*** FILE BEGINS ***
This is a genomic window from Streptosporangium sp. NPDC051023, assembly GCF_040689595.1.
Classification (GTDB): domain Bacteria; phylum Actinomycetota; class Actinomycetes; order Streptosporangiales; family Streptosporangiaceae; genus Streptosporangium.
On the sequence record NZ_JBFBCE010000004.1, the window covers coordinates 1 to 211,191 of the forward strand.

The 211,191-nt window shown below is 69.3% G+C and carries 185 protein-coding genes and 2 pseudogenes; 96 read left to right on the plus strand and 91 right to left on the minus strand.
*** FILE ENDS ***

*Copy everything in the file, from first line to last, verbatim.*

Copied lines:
This is a genomic window from Streptosporangium sp. NPDC051023, assembly GCF_040689595.1.
Classification (GTDB): domain Bacteria; phylum Actinomycetota; class Actinomycetes; order Streptosporangiales; family Streptosporangiaceae; genus Streptosporangium.
On the sequence record NZ_JBFBCE010000004.1, the window covers coordinates 1 to 211,191 of the forward strand.

The 211,191-nt window shown below is 69.3% G+C and carries 185 protein-coding genes and 2 pseudogenes; 96 read left to right on the plus strand and 91 right to left on the minus strand.